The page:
Established in 1839, St. Peter's is the oldest Catholic parish on Staten Island. The original church building here, dating back to 1844, was destroyed by a fire in the 1890s; the current church was erected in 1900-01.
Built between 1874 and 1885 as a carriage house and servants' quarters
Here's how Christopher Gray of the NY Times describes this circa 1887 house: "It is awkwardly spectacular, a mix of tight-lipped Puritanism and freewheeling shingled bumps, with a witch's-hat tower."
The bulk carrier Balder is docked here at the Atlantic Salt Company, which supplies most of NYC's road salt — hundreds of thousands of tons of the stuff. Almost all of the city's salt is of foreign origin; it's cheaper to transport it from other countries by ship than from upstate by train. You can check out some cool shots of Balder's interior here, and see the ship in action (i.e., unloading salt) here.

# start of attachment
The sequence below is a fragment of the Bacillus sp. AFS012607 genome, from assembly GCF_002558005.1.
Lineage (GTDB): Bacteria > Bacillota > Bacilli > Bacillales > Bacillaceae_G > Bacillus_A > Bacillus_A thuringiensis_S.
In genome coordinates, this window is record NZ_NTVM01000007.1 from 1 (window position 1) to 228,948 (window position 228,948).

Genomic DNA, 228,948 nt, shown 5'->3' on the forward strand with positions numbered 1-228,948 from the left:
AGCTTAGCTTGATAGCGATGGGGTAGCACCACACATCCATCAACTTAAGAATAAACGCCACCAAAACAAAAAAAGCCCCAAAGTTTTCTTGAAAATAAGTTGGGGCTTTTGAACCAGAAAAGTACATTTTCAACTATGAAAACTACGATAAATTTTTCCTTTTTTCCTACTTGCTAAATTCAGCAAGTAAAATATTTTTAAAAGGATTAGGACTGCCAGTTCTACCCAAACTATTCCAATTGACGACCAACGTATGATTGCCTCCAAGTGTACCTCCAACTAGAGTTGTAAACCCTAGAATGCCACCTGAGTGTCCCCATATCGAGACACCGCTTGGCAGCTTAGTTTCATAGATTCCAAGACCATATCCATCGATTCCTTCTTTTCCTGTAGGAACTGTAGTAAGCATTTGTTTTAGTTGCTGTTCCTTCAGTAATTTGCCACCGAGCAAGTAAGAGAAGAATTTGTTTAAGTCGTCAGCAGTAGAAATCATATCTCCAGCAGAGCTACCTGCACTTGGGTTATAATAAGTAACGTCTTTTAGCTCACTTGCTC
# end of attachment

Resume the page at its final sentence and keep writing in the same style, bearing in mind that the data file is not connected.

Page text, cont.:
The official plaque for this city landmark states that it's "the last unaltered survivor" of Hamilton Park, an early "model suburb" built between 1852 and 1874. According to the NY Times, "the subdivision featured cottages of 12 to 14 rooms with carriage drives and provisions for live-in staff. It was a hit with wealthy people from Manhattan, 30 minutes away by steamer, who could entertain themselves at the local yacht club or listen to the legendary Jenny Lind warble from the stage of one of the posh waterfront hotels."